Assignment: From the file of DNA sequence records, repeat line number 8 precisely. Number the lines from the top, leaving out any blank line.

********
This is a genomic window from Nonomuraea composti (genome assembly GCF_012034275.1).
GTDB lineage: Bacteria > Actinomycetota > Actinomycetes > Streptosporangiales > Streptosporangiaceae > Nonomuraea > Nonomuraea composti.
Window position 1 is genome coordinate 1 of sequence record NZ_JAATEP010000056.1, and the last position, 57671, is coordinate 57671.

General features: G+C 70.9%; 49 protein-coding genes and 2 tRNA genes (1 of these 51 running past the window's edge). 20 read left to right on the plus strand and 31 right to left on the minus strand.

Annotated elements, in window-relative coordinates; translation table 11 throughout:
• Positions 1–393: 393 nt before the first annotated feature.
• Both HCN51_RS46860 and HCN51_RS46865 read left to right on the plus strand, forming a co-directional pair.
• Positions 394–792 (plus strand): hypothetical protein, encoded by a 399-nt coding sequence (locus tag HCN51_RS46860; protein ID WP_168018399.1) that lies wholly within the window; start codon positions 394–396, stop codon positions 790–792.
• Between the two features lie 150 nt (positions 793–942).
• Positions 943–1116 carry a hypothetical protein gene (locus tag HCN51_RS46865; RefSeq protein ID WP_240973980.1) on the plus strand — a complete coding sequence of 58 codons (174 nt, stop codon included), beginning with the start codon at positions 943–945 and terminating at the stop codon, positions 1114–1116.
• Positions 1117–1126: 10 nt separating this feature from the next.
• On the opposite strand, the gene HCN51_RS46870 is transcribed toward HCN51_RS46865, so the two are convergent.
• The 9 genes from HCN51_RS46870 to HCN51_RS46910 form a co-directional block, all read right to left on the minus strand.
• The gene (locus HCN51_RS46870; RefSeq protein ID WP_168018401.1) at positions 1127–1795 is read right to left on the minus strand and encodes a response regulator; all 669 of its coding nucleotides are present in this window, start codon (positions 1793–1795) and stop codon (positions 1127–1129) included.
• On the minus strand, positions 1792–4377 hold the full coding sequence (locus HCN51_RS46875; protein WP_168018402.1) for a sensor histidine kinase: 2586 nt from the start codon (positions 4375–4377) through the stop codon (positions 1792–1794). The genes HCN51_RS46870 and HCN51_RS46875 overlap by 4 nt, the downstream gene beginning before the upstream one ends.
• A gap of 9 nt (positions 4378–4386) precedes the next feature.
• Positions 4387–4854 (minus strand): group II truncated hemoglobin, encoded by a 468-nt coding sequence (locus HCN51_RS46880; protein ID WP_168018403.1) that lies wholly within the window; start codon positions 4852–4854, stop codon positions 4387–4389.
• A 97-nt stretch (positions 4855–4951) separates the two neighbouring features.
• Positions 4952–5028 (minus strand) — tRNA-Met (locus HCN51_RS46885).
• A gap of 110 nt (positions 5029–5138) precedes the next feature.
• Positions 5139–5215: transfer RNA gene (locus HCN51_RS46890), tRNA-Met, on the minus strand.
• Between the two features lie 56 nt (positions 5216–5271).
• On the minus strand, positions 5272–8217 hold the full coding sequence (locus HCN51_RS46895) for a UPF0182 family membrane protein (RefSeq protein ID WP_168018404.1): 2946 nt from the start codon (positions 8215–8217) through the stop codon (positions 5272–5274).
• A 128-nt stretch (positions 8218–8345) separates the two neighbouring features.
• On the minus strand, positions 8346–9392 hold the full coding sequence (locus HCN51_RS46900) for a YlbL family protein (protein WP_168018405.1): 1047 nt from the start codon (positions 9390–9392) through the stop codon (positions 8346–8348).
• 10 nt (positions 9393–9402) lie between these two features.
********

• Positions 394–792 (plus strand): hypothetical protein, encoded by a 399-nt coding sequence (locus tag HCN51_RS46860; protein ID WP_168018399.1) that lies wholly within the window; start codon positions 394–396, stop codon positions 790–792.